ment says, putting the country's
self-sufficiency rate near the
bottom of the 30-country
Organisation for Economic
Cooperation and Development.
The United States, an agricul-
tural exporter, has a 128 per
cent rate, and even a smaller
nation like Britain can provide
70 per cent of its citizens’ calo-
ries.

Amid rising world food prices
and a series of imported food
contamination scandals, Japan
is afraid it is too reliant on for-
eign food. The government
released a report late last year
showing what Japanese would
have to eat without imports.
The typical lunch: One potato,
two sweet potatoes and a quar-
ter of an apple.

"We have to wonder whether
Japan should continue buying
up food from around the
world," said Hidenobu Ogawa,
a food safety official with the
Agriculture Ministry. "Japan
has economic power now. But if
we lose strength in the future,
can we get enough food to sur-
vive?"

The government has set a tar-
get of boosting the self-suffi-
ciency rate up to 45 per cent by
2015, and has launched a series
of campaigns — from open
markets featuring Japanese
foods to commercials urging
people to eat more rice.

At a recent "Eat Japan"
event that featured locally pro-
duced vegetables and meat, an
animated video told the woeful
tale of how Japan grew rich in
the 1970s and '80s and took a
liking to foreign foods. As the
food on.an imaginary family's
table changes from fish and rice
to meat and french fries, their
bodies grow round and flabby.

"We have to do something to
preserve Japanese food and
protect our children," the
announcer says.
about food supply is thinking
about the future."

But the dependence on for-
eign farms won't be easy to
unwind in a country that has
long equated modern prosperi-
ty and well-being with Western
food culture. Bread made from
foreign wheat has replaced rice
at the breakfast table, and
workers line up not for fish but
for bowls of rice smothered in
Australian and American beef.
McDonald's does a brisk busi-
ness at its 3,700 outlets here.

Indeed, Japanese tastes have
tilted toward foods their crowd-
ed, mountainous country is ill-
suited to produce: wheat grown
in mega-farms that slice across
the horizon, or beef-cows raised
on huge rolling fields of pas-
ture.

The economics of agriculture
have even turned the tables on
producers of traditional foods.
Japan, for instance, imports



"Thinking |



MASAYUKI Miura shows okra seed pods in the yard in the front of his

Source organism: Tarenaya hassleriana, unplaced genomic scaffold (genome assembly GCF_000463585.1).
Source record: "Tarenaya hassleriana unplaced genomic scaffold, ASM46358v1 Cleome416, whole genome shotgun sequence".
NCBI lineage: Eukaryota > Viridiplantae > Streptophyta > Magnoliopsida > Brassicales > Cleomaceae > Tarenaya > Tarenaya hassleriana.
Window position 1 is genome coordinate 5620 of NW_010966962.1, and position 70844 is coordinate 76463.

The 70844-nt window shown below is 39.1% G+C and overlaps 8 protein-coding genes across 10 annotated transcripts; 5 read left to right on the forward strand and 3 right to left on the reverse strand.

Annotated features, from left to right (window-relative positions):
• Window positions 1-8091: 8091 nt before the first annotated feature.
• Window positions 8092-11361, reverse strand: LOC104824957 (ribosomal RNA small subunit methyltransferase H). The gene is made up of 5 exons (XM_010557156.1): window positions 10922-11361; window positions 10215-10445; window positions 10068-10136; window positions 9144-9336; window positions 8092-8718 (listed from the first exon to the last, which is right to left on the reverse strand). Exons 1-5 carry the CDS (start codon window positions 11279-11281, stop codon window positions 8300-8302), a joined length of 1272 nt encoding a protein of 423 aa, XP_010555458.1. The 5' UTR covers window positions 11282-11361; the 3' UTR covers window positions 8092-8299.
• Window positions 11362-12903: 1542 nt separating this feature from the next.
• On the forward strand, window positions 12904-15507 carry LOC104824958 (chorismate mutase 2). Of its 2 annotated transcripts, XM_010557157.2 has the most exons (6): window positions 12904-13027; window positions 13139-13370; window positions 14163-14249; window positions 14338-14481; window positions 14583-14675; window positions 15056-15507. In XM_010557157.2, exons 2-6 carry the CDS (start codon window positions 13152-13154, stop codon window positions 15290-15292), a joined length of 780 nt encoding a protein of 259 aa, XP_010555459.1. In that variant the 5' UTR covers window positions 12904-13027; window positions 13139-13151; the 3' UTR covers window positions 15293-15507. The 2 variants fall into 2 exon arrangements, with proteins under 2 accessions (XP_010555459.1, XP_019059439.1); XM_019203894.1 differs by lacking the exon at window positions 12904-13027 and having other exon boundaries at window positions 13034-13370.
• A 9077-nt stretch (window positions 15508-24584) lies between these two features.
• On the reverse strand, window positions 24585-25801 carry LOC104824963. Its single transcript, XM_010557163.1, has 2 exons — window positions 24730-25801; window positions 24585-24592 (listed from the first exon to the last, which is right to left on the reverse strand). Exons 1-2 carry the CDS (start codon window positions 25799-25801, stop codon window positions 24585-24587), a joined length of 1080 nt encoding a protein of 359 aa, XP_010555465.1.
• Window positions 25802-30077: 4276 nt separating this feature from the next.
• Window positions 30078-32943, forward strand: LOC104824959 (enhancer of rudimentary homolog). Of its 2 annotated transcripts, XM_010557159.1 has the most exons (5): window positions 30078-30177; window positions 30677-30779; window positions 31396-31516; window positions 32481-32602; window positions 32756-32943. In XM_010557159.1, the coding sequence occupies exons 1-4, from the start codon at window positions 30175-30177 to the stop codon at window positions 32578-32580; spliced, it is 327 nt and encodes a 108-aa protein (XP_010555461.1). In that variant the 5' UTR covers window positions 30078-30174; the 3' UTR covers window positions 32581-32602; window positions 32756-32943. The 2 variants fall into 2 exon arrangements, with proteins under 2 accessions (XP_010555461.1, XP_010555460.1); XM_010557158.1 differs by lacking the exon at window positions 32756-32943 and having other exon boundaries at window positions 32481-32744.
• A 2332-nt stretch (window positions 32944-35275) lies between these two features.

restaurant where he serves 100 per cent made-in-Japan dishes in Nara,
western Japan...

some 95 per cent of its soybeans
— which are produced far more
cheaply abroad — {for use in
making soy sauce, tofu and
sticky "natto" ferment‘ed beans.

Many in Japan are ailso blam-
ing changing tastes for a.marked
increase in weight grain and
"metabolic syndrome" — a
cluster of symptoms that links
consumption of meat iand fats
with obesity, heart disease and
diabetes.

Despite the hand-wringing,

‘massive tariffs on food imports

aren't likely, and some .econo-
mists warn that protectionist
measures in Japan or else where
would be damaging.

"Tf ... interventionist tiactics
really take root, it'll disrupt the
world trade in food," said Tom
Cooley, dean of New York Uni-
versity's Stern School of Busi-
ness.

Miura's farm illustrates the
kind of agricultural revolution
needed to significantly boost
self-sufficiency.

Masayuki Miura and his wife
Yoko started their project a
decade ago by going from farim
to farm collecting samples and
seeds of heirloom vegetables.
As their elderly cultivators died
off or stopped farming, the veg-
etables were no longer being:
sold.

The research turned up mild
purple chili peppers, red okra,
and a plethora of tubers, such as
the carrot-shaped "yamato"
potato, and the "busho" potato,
which looks more like an
abstract sculpture — with fin-

ger-like bulbs jutting out from’

its center — than a food.
Nowadays, the Miuras grow
some 200 different varieties of
vegetables and fruits on their
farm. They produce natural fer-
tilizer by composting leftovers
from the restaurant and col-
lecting waste from their three
goats. They use no pesticides,
and green figs can be pulled

from their trees and eaten on
the spot.

"You know, the old Japan-
ese name for a farm was 'a hun-
dred varieties.'" Miura said.
"But today, there's no farmer
who grows 100 varieties. Now
it's only pumpkins, only cucum-
bers, only rice."

Three years ago they started
a nonprofit group that today

has about 40 members, includ- °

ing like-minded farmers and
artists who provide the pho-
tographs and paintings of
ancient vegetables that deco-
rate the inside of the restaurant.

While.the Miuras think their
experiment is unique in Japan,
it dovetails with many other
local produce and organic farm-
ing projects that have cropped
up around Japan in recent
years.

"I think we're entering a
phase when the Japanese aré
trying to preserve their own
types of food," Miura said.
"You can't separate the issues
of food self-sufficiency and food
culture."